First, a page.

4th. It is not necessary, in order to bring a Clergyman within the Statut, 13 Eliz. c. 12, that the Court should distinctly comprehend the exact bearing of the whole of his opinions on the subject as to which false doctrine is imputed to him. It is sufficient that he should have propounded doctrine directly contrary to the doctrine laid down in the Articles.
5th. To obtain the benefit provided by the Statute (13 Eliz. c. 12, viz. the benefit of retraction), the clergyman accused must hand in to Court a formal revocation of those parts of his published writings which have been adjudged heretical.
6th. A clergyman affirms doctrine directly contrary and repugnant to the Articles-
(a.) By maintaining that justification by faith is the putting every one in his right place by our Saviour's trust in the future, and that the faith by which man is justified is not his faith in Christ, but the faith of Christ Himself;
(b.) By maintaining that Christ's blood was not poured out to propitiate His kind and benevolent Father;
(c.) By maintaining that forgiveness of sins has nothing at all to do with the Gospel;
(d.) By maintaining that the idea and phrases, "guilt of sin," "satisfaction," "merit," "necessary to salvation," "have been foisted into modern theology without sanction from Scripture, and do darken and confuse the clearest of the otherwise most intelligible and comforting statements of Holy Writ."]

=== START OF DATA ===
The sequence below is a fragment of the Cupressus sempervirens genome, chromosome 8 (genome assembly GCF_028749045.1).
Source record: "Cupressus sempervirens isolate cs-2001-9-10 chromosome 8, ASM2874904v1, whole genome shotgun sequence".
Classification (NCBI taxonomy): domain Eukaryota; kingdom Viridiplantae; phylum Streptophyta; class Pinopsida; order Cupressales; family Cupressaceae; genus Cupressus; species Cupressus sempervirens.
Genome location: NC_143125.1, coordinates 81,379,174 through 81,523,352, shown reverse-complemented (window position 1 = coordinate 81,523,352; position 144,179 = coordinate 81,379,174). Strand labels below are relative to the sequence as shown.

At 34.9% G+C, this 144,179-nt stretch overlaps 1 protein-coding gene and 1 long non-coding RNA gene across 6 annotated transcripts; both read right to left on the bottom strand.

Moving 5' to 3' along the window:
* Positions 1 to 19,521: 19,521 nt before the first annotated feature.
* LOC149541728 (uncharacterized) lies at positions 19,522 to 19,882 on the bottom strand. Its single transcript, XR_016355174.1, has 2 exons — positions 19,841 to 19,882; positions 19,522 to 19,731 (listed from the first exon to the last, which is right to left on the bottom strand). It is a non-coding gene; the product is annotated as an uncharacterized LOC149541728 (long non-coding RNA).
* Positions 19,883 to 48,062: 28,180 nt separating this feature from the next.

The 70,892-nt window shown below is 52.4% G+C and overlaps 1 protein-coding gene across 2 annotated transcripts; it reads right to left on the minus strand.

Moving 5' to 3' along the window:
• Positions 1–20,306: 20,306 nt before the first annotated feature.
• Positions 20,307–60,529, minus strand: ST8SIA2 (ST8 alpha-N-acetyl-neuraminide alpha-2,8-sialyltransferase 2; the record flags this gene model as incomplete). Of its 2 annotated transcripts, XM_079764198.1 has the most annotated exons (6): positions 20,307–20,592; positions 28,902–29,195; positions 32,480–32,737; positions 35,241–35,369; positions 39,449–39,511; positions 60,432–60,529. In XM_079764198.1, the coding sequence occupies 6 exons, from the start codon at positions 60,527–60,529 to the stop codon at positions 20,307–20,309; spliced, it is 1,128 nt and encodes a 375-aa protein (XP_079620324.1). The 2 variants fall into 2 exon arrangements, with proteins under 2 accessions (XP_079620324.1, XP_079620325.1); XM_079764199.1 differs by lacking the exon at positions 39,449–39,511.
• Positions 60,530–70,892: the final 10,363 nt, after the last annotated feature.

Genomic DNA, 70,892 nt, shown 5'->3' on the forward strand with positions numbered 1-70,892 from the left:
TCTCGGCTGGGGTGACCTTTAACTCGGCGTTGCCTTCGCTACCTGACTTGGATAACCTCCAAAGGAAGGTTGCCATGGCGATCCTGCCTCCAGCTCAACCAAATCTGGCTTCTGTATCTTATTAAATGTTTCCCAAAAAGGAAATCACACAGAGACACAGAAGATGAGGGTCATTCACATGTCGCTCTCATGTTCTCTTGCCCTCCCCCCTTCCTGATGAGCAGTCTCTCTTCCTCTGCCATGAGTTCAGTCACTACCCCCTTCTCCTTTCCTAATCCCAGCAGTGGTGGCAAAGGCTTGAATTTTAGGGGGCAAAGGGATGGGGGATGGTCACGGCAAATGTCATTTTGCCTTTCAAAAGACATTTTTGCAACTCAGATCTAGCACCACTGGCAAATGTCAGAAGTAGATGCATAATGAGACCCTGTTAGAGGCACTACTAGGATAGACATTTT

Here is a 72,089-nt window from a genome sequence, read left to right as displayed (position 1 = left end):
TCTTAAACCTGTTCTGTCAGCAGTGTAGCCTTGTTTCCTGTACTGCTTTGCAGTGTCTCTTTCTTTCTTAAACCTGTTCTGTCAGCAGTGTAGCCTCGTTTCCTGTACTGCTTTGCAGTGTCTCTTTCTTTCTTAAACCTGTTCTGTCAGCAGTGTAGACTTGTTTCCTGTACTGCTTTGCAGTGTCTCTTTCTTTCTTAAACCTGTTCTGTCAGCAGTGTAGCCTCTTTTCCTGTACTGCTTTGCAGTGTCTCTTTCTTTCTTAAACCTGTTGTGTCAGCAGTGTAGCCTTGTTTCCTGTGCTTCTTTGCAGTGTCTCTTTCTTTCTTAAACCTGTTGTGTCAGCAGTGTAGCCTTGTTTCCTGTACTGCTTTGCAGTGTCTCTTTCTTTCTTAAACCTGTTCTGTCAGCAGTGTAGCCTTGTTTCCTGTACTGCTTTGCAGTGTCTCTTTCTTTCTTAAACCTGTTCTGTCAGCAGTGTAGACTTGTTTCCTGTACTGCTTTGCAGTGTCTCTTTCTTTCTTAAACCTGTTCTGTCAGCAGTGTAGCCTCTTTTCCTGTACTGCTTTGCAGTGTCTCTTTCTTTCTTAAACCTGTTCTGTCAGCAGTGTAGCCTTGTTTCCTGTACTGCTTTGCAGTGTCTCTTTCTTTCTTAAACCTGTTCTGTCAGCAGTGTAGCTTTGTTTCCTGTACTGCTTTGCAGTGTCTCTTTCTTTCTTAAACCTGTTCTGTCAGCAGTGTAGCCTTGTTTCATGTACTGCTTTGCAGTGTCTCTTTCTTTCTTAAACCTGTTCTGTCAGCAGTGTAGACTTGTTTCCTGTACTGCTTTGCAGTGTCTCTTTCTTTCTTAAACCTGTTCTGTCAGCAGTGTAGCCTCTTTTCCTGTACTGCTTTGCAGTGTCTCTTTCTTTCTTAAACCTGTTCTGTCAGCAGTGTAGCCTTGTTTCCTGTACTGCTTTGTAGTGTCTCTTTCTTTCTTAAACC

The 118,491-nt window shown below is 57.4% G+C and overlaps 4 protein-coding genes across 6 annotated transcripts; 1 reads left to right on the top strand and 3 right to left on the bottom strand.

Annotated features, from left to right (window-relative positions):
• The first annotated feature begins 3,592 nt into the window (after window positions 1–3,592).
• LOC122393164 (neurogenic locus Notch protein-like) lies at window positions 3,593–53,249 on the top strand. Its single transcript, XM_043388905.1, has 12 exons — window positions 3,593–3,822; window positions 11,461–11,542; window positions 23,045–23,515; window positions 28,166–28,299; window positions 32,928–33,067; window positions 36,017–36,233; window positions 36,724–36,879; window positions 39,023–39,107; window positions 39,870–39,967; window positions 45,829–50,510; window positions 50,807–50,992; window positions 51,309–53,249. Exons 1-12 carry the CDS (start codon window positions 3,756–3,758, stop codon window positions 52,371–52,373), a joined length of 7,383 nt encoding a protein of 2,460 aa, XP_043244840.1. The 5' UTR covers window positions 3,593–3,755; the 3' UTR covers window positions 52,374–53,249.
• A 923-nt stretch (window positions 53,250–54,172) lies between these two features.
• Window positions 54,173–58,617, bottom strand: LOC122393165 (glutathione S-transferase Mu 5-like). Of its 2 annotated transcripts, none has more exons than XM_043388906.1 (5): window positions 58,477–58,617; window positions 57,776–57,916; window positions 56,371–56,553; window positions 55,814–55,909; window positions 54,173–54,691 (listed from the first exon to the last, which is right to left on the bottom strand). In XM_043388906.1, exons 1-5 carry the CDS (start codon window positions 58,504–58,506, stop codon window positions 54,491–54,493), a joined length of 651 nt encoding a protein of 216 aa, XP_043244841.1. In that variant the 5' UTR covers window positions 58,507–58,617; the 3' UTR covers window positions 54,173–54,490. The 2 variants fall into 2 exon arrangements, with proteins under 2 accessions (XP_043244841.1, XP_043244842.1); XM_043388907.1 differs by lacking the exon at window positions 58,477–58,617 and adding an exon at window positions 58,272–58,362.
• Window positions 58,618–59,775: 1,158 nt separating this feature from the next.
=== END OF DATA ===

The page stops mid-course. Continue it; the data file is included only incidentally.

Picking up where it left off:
The Rev. Dunbar Isidore Heath, the appellant, held the vicarage of Brading, in the Isle of Wight, on the presentation of Trinity College, Cambridge, of which he had been a Fellow. He published, in 1858, a small volume of sermons, called "Sermons on Important Subjects," which appear never to have been preached. The Bishop of Winchester, considering that the doctrine advanced in this book was inconsistent with that of he Articles of the Church, instituted a suit against the author, by Letters of Request to the Court of Arches, where Mr. Burder, Secretary to the Bishop, exhibited articles of charge in the beginning of 1860. These articles, fourteen in number, gave copious extracts from Mr. Heath's book, and declared, generally, that the passages so quoted were repugnant to the doctrine of the Thirty-nine Articles.